San Marcos Mercury | Local News from San Marcos and Hays County, Texas

August 30th, 2010
Shafer surprises trustees with resignation as school district superintendent


San Marcos CISD Superintendent Patty Shafer, in blue, is hugged by Trustee Kathy Hansen after she tendered her resignation Monday. Trustee Margie Villalpando is on the left. 

News Reporter

Downcast and stunned, San Marcos CISD trustees accepted Superintendent Patty Shafer’s resignation Monday night.

Upon emerging from a private room after 10 minutes of closed executive session, District 2 Trustee Margie Villalpando tearfully made a motion to accept Shafer’s resignation, which carried unanimously. District 1 Trustee David Castillo and District 3 Trustee Jesse Ponce were absent.

“I think all of us are quite surprised, and concerned and upset,” said District 4 Trustee Kathy Hansen just after Villalpando made the motion. “But we understand Dr. Shafer’s been with us for a while and been a superintendent for a while. This is going to be very hard … We’re going to miss you a lot.”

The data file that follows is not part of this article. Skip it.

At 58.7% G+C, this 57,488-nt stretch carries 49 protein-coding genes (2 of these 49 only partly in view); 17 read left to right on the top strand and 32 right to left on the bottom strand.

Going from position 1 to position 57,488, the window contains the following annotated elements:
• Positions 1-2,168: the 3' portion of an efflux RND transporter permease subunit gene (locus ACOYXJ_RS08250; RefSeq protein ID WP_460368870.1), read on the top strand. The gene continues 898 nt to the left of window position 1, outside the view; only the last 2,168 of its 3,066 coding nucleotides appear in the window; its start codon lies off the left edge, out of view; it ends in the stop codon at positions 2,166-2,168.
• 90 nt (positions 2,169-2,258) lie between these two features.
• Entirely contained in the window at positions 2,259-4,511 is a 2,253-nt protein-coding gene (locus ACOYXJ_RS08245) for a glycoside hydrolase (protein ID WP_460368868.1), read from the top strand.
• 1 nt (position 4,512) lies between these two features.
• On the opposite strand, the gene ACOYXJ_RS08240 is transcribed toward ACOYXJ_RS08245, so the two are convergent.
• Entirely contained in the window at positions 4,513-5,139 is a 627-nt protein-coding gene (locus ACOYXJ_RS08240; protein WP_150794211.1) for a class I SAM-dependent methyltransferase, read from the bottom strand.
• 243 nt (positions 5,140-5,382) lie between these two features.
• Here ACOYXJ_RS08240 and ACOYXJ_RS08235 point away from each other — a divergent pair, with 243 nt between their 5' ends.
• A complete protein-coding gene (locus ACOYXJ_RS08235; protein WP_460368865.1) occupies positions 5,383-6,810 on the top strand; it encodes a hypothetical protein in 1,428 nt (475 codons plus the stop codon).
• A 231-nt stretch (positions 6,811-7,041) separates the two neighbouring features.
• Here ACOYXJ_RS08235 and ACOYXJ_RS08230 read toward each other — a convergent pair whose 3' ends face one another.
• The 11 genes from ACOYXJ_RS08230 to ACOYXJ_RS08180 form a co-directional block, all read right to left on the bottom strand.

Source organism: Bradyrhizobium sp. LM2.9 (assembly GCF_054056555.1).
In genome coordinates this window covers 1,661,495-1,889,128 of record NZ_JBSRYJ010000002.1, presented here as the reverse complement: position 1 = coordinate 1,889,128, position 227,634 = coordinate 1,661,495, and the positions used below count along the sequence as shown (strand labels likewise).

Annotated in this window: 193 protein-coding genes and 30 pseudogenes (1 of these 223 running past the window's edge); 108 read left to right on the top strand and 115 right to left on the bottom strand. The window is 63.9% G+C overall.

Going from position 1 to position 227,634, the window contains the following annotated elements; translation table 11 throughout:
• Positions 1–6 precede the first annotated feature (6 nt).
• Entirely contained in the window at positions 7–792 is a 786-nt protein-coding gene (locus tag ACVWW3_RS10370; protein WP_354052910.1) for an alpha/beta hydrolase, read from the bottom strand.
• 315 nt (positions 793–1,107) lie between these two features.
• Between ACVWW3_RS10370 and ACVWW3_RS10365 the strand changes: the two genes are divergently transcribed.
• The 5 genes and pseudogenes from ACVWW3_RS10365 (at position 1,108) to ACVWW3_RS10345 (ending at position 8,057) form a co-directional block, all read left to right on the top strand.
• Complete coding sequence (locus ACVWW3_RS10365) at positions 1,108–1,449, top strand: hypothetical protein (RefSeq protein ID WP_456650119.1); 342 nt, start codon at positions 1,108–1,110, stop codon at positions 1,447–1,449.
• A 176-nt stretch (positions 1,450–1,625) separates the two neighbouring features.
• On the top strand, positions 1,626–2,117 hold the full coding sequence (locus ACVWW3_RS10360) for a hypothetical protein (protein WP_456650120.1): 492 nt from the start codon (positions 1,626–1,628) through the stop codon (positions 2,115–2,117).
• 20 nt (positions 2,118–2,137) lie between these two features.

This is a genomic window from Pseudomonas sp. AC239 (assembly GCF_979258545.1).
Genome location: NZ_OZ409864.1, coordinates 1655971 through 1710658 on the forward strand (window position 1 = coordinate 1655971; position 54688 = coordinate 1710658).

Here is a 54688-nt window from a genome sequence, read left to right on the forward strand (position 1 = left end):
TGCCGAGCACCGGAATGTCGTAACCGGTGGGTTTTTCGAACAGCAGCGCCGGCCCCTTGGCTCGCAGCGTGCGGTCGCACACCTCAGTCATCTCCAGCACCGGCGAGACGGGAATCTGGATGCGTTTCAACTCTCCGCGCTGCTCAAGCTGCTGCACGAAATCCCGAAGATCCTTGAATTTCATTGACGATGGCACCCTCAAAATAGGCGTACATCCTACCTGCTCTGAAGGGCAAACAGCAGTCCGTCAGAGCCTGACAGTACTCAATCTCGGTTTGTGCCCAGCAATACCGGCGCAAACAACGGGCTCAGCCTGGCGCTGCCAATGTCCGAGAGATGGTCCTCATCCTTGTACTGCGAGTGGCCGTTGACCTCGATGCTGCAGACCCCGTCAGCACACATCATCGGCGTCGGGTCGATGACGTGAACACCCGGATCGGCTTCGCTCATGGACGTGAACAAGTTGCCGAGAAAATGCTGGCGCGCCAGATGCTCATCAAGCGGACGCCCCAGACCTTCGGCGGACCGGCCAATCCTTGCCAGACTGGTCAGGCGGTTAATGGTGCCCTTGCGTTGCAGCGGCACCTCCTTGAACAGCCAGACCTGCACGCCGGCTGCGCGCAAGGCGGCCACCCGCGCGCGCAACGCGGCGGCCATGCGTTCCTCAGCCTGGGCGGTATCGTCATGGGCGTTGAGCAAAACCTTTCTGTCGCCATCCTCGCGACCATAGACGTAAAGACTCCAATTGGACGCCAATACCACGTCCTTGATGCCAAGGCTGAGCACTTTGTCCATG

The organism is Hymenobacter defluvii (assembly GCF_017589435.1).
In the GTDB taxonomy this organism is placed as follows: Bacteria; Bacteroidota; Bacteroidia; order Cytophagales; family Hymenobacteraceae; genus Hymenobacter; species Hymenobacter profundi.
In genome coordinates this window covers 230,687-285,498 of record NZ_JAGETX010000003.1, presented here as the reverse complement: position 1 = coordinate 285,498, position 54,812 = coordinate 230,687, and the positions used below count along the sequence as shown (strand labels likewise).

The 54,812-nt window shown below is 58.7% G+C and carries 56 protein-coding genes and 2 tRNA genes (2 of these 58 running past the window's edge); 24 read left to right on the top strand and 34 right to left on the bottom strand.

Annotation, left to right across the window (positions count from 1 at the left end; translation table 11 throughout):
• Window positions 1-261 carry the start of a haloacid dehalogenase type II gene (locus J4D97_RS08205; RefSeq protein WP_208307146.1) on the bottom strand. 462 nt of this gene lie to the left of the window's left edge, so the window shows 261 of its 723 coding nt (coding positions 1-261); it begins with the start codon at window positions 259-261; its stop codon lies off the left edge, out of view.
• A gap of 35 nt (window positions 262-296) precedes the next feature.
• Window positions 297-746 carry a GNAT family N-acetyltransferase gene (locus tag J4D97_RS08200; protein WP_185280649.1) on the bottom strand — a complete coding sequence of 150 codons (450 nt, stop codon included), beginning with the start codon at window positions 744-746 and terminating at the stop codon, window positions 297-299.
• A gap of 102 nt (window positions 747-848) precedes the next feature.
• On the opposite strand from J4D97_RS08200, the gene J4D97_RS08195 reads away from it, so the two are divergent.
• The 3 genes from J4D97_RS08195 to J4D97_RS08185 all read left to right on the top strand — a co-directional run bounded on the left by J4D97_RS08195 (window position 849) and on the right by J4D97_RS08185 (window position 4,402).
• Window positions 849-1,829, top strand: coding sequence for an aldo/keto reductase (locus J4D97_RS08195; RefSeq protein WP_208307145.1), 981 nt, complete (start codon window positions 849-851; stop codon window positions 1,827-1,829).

Shafer said she resigned to address family matters. Her last day with the district will be Dec. 31. Trustees may hire a consultant to aid them in the search for a new superintendent. Shafer said she will not participate in that search and will make no recommendations.

“It’s time to focus on my family more,” Shafer said. “There are a number of family situations that I need to attend to. Aging parents and other things in the family.”